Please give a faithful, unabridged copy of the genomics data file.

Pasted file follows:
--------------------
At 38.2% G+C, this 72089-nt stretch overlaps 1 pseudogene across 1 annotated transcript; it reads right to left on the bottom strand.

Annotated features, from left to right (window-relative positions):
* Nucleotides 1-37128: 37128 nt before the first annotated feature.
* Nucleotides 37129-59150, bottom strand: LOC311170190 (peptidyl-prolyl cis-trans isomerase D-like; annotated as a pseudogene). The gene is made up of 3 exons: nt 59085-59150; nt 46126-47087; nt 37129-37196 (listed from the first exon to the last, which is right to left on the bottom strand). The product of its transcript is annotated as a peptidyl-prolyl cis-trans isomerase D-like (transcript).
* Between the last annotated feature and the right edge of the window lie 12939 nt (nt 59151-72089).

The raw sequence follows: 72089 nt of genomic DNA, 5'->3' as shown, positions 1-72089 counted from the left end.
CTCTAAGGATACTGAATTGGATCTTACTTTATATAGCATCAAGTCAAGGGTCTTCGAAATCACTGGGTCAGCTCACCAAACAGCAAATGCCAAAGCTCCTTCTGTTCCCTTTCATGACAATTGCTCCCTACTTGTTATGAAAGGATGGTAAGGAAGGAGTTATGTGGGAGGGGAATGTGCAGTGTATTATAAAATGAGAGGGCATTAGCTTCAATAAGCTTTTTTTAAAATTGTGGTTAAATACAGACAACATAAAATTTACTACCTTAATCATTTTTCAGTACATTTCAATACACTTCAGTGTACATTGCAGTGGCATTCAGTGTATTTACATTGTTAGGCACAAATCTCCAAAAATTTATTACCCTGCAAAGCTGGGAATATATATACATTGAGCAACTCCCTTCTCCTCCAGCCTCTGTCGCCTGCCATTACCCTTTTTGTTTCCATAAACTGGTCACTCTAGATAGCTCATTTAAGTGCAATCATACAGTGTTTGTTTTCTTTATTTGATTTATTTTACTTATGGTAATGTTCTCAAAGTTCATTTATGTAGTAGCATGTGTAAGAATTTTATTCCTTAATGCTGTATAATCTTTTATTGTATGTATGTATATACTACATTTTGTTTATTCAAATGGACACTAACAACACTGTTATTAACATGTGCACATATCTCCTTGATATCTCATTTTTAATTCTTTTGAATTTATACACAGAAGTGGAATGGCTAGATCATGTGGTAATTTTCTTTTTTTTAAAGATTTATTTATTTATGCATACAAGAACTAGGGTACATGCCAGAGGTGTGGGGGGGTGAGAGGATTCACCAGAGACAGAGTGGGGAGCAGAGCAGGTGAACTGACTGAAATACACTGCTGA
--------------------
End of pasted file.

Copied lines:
At 38.2% G+C, this 72089-nt stretch overlaps 1 pseudogene across 1 annotated transcript; it reads right to left on the bottom strand.

Annotated features, from left to right (window-relative positions):
* Nucleotides 1-37128: 37128 nt before the first annotated feature.
* Nucleotides 37129-59150, bottom strand: LOC311170190 (peptidyl-prolyl cis-trans isomerase D-like; annotated as a pseudogene). The gene is made up of 3 exons: nt 59085-59150; nt 46126-47087; nt 37129-37196 (listed from the first exon to the last, which is right to left on the bottom strand). The product of its transcript is annotated as a peptidyl-prolyl cis-trans isomerase D-like (transcript).
* Between the last annotated feature and the right edge of the window lie 12939 nt (nt 59151-72089).

The raw sequence follows: 72089 nt of genomic DNA, 5'->3' as shown, positions 1-72089 counted from the left end.
CTCTAAGGATACTGAATTGGATCTTACTTTATATAGCATCAAGTCAAGGGTCTTCGAAATCACTGGGTCAGCTCACCAAACAGCAAATGCCAAAGCTCCTTCTGTTCCCTTTCATGACAATTGCTCCCTACTTGTTATGAAAGGATGGTAAGGAAGGAGTTATGTGGGAGGGGAATGTGCAGTGTATTATAAAATGAGAGGGCATTAGCTTCAATAAGCTTTTTTTAAAATTGTGGTTAAATACAGACAACATAAAATTTACTACCTTAATCATTTTTCAGTACATTTCAATACACTTCAGTGTACATTGCAGTGGCATTCAGTGTATTTACATTGTTAGGCACAAATCTCCAAAAATTTATTACCCTGCAAAGCTGGGAATATATATACATTGAGCAACTCCCTTCTCCTCCAGCCTCTGTCGCCTGCCATTACCCTTTTTGTTTCCATAAACTGGTCACTCTAGATAGCTCATTTAAGTGCAATCATACAGTGTTTGTTTTCTTTATTTGATTTATTTTACTTATGGTAATGTTCTCAAAGTTCATTTATGTAGTAGCATGTGTAAGAATTTTATTCCTTAATGCTGTATAATCTTTTATTGTATGTATGTATATACTACATTTTGTTTATTCAAATGGACACTAACAACACTGTTATTAACATGTGCACATATCTCCTTGATATCTCATTTTTAATTCTTTTGAATTTATACACAGAAGTGGAATGGCTAGATCATGTGGTAATTTTCTTTTTTTTAAAGATTTATTTATTTATGCATACAAGAACTAGGGTACATGCCAGAGGTGTGGGGGGGTGAGAGGATTCACCAGAGACAGAGTGGGGAGCAGAGCAGGTGAACTGACTGAAATACACTGCTGA